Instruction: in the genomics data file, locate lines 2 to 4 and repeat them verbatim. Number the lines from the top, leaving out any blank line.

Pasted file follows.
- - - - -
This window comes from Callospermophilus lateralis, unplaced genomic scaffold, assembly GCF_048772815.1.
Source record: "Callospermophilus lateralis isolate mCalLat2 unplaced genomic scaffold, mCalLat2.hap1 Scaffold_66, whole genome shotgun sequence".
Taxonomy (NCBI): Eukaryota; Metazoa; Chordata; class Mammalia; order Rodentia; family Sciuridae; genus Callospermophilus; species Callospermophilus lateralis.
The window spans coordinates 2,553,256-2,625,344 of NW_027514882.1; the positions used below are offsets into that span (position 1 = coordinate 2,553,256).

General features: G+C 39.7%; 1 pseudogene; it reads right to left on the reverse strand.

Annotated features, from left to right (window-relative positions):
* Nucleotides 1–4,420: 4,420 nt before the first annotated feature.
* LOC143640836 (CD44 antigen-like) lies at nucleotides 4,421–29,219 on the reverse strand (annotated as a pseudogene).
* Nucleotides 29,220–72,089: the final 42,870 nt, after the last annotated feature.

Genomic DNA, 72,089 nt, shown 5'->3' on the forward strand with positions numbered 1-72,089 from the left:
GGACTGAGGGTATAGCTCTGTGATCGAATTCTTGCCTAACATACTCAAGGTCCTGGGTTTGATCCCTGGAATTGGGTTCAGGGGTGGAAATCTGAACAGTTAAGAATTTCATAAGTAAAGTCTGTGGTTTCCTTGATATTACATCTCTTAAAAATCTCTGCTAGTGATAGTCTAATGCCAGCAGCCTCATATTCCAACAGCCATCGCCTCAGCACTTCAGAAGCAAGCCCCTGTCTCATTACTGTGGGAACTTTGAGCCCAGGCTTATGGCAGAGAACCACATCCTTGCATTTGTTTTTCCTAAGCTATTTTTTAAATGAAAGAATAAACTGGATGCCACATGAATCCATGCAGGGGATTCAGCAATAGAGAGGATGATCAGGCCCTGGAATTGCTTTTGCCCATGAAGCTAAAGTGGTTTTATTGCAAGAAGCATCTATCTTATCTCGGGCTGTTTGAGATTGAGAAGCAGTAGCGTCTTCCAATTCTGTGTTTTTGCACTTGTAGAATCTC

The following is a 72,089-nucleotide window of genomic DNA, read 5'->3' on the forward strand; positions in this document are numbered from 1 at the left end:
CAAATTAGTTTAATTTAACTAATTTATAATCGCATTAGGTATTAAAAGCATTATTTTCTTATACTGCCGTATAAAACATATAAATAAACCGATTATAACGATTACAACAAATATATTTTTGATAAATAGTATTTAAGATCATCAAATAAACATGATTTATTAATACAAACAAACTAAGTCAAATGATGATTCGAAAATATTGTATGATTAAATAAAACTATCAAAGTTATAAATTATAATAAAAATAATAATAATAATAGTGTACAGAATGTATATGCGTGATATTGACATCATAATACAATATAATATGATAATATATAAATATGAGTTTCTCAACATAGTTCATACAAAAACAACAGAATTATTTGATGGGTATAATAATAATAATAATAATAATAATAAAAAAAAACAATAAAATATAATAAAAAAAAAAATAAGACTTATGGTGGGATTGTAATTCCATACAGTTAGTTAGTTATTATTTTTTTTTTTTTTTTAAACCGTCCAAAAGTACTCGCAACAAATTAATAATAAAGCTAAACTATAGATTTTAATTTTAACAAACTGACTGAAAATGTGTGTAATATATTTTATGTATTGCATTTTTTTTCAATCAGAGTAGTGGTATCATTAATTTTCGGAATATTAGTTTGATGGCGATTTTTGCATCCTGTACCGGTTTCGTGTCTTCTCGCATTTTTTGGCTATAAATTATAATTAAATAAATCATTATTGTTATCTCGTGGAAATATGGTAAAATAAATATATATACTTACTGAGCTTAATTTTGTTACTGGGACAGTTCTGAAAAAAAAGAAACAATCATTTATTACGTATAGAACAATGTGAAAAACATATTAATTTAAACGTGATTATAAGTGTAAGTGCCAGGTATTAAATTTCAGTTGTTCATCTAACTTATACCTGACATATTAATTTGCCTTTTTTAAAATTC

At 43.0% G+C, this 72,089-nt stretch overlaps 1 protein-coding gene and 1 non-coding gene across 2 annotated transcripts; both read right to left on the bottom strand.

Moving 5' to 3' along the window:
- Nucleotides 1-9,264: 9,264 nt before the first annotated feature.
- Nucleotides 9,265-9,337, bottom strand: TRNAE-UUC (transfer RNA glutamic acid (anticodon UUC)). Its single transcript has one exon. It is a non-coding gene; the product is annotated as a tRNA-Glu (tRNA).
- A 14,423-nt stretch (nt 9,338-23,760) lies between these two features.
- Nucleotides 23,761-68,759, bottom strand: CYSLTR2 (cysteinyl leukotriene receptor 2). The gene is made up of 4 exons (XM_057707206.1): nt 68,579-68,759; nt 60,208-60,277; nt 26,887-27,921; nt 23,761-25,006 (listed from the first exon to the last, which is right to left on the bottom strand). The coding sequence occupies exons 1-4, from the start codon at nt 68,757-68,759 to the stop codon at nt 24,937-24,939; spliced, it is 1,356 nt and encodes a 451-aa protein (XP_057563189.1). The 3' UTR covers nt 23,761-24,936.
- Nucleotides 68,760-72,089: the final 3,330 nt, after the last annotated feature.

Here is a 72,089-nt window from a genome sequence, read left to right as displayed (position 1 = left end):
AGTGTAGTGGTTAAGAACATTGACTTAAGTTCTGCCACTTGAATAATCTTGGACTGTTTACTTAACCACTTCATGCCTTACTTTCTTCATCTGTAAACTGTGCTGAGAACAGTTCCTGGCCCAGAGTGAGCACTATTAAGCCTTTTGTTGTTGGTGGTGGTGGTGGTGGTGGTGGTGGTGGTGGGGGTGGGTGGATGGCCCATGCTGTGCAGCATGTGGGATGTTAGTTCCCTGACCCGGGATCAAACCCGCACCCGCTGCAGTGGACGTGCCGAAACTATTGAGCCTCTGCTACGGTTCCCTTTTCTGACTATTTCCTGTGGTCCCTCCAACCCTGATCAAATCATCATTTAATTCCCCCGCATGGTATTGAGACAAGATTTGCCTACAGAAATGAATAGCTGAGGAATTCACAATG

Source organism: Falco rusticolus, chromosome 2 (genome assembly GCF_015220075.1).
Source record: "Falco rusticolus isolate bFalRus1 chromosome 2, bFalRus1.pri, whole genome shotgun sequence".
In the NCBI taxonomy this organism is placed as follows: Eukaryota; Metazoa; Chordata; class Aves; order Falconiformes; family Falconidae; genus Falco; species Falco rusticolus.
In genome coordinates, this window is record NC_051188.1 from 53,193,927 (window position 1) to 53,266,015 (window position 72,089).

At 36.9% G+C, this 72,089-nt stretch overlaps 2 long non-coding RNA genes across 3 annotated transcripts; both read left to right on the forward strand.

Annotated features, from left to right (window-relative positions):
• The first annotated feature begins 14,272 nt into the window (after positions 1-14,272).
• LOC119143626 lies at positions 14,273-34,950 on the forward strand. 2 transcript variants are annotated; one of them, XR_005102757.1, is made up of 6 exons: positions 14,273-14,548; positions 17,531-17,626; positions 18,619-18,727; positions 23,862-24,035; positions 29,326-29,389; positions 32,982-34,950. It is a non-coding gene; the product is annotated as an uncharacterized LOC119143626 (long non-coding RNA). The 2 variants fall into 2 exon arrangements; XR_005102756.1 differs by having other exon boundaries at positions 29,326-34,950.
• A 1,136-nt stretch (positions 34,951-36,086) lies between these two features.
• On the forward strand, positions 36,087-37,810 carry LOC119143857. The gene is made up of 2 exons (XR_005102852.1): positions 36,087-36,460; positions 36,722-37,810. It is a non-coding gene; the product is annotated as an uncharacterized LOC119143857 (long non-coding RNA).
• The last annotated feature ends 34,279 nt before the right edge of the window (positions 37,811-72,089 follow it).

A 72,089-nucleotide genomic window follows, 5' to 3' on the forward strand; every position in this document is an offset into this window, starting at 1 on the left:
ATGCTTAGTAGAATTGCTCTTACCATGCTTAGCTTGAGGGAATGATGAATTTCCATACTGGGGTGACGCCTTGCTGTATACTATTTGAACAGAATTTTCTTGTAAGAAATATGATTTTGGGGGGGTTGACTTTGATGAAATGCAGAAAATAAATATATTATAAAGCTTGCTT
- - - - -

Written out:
Source record: "Callospermophilus lateralis isolate mCalLat2 unplaced genomic scaffold, mCalLat2.hap1 Scaffold_66, whole genome shotgun sequence".
Taxonomy (NCBI): Eukaryota; Metazoa; Chordata; class Mammalia; order Rodentia; family Sciuridae; genus Callospermophilus; species Callospermophilus lateralis.
The window spans coordinates 2,553,256-2,625,344 of NW_027514882.1; the positions used below are offsets into that span (position 1 = coordinate 2,553,256).